Lisenba v. California, 314 U.S. 219 (1941)
U.S. Supreme CourtLisenba v. California, 314 U.S. 219 (1941)
Lisenba v. California
Nos. 4 and 5
Reargued October 14, 15, 1941
Decided December 8, 1941
314 U.S. 219
1. The claim that discrimination by police officers in treating some persons illegally and others legally violates the equal protection clause of the Fourteenth Amendment held unsupported. P. 314 U. S. 226.
2. In the sentencing of accomplices, the practice of taking into consideration their aid to the State as witnesses involves no denial of due process to a convicted confederate. P. 314 U. S. 227.
3. Whether the testimony of an accomplice in this case was corroborated as required by the state law was a question for decision by the courts of the State. P. 314 U. S. 227.
4. Where it was alleged as a basis of release by habeas corpus in a state court that testimony of an accomplice leading to the conviction of the petitioner was known by the prosecuting officers to be false and was induced by their promises and threats, and affidavits of the accomplice, made several years after the trial, were produced to substantiate the allegation, the appraisal of the affidavits with other conflicting evidence in the record was a matter for the state courts. P. 314 U. S. 226.
5. The admissibility in a murder trial of evidence of another similar crime, to establish intent, design and system on the part of the accused, is left by the Fourteenth Amendment to be determined by the state law and the state courts. P. 314 U. S. 227.
6. Action of state courts in denying a continuance to an accused in a criminal trial held not reviewable by this Court under the Fourteenth Amendment. P. 314 U. S. 228.
7. Where it was part of the State's case that live rattlesnakes were to be used in pursuance of a conspiracy to murder, and two such snakes were brought to the courtroom to be identified by a witness who sold them to one of the conspirators, the propriety of admitting such evidence was for the state courts to decide; the claim that its introduction made the trial so unfair as to deny due process of law, is unsound. P. 314 U. S. 228.
8. The fact that a person accused of a state offense was, some time before making a confession, subjected to restraints and other acts of state officers which were in themselves breaches of the state law and possible violations of due process, may be relevant to the question
whether the use of the confession at his trial was a denial of due process, but is not conclusive of that issue. P. 314 U. S. 235.
9. The fact that a confession has been conclusively adjudged by the state courts to be admissible in evidence under the state law does not answer the question whether, in view of the circumstances in which it was made, its use at the trial was a denial of due process. P. 314 U. S. 236.
10. The state rule against admitting a confession which was not voluntarily made seeks to exclude false evidence. The aim of due process in forbidding its use is to prevent fundamental unfairness of using such evidence, whether true or false. The criteria for decision in the one case or the other may or may not be the same, according to the circumstances. P. 314 U. S. 236.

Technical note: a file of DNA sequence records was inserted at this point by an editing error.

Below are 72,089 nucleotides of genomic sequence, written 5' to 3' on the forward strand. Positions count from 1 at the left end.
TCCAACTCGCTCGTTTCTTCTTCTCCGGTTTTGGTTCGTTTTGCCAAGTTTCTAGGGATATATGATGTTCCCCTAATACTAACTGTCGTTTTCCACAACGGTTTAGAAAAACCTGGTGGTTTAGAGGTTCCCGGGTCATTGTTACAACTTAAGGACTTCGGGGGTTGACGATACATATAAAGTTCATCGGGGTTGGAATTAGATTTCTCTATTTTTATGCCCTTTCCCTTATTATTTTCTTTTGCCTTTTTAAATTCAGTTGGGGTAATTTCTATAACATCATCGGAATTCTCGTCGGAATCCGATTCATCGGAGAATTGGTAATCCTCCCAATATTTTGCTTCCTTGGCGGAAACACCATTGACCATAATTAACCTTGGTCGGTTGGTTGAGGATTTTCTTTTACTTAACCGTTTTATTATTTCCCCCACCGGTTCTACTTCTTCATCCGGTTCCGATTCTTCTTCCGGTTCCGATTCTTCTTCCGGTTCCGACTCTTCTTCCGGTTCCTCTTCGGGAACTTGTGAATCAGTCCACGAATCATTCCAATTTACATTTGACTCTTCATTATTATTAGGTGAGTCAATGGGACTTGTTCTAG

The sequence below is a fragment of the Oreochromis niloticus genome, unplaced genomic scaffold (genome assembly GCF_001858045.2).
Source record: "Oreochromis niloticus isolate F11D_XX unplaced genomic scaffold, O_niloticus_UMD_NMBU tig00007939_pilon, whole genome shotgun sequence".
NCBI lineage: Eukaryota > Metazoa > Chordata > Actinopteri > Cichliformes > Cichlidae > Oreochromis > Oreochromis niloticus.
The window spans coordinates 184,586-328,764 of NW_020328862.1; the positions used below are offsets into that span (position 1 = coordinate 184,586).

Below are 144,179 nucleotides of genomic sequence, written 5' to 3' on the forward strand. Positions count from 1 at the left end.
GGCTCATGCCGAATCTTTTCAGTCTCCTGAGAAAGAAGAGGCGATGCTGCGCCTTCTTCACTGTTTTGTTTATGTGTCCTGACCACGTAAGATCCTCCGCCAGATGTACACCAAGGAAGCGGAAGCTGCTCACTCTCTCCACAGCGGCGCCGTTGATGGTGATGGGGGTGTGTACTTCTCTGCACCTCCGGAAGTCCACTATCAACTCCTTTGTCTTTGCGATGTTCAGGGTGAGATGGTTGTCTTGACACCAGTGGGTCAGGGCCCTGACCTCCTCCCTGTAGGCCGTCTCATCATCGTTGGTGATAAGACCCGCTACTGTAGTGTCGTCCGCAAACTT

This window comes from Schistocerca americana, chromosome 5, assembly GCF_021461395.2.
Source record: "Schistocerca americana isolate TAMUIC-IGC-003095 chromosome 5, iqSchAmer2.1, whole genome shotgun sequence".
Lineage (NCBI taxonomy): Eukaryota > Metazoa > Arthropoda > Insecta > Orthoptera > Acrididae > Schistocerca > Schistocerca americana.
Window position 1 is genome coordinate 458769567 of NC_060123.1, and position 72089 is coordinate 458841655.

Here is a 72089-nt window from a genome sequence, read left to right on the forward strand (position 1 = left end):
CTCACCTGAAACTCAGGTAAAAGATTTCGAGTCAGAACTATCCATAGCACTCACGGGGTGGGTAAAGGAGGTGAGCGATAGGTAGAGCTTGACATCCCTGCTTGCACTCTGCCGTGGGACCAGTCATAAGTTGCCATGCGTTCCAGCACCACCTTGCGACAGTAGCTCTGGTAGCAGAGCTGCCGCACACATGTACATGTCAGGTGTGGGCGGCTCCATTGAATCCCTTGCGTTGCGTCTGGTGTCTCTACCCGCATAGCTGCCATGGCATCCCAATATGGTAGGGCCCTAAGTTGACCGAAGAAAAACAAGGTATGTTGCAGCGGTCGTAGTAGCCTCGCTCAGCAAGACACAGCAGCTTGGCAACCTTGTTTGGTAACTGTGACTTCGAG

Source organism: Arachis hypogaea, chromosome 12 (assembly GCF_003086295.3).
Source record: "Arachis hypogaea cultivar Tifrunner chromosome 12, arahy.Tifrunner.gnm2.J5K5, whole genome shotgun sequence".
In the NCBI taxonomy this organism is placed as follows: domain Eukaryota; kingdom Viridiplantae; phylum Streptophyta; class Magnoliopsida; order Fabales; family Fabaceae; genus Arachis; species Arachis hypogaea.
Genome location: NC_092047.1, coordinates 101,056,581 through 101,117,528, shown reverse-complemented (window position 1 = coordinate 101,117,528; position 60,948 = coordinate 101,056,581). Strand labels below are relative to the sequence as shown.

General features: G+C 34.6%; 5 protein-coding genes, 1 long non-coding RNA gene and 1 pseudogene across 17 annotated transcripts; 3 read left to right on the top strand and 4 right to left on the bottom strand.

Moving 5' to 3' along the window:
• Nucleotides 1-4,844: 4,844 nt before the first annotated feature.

11. To determine a claim that due process was violated by the use in evidence in a state court of a confession alleged to have been obtained by coercion or promises, this Court must make an independent examination of the record. P. 314 U. S. 237.
12. The Court is unable to find that the confessions in this case were induced by coercion or promises, and that their use in evidence therefore vitiated the trial, the evidence being conflicting and the state tribunals having found that the confessions were free and voluntary, and were therefore admissible under the state law, and the state supreme court having also found that their use conformed to due process. P. 314 U. S. 238.
13. Where a prisoner held incommunicado is subjected to questioning by officers for long periods, and deprived of the advice of counsel, the Court will scrutinize the record with care to determine whether the use of his confession was contrary to due process. P. 240.
14. On the facts, and in the light of the findings in the state courts, this Court cannot hold that the illegal conduct in which the law enforcement officers of California indulged by the prolonged questioning of the prisoner before arraignment and in the absence of counsel, or their later questioning coerced the confessions the use of which is complained of as an infringement of due process. P. 314 U. S. 240.
89 P.2d 39; 14 Cal. 2d 403, 94 P.2d 569, affirmed.
CERTIORARI, 311 U.S. 617, to review the affirmance of a sentence for murder and a judgment denying the writ of habeas corpus. The cases were argued together at the last term, and the judgments were affirmed by an
equally divided Court, 313 U.S. 537. A petition for rehearing before a full Court was granted; the affirmances were set aside, and the cases were restored to the docket for reargument, 313 U.S. 597.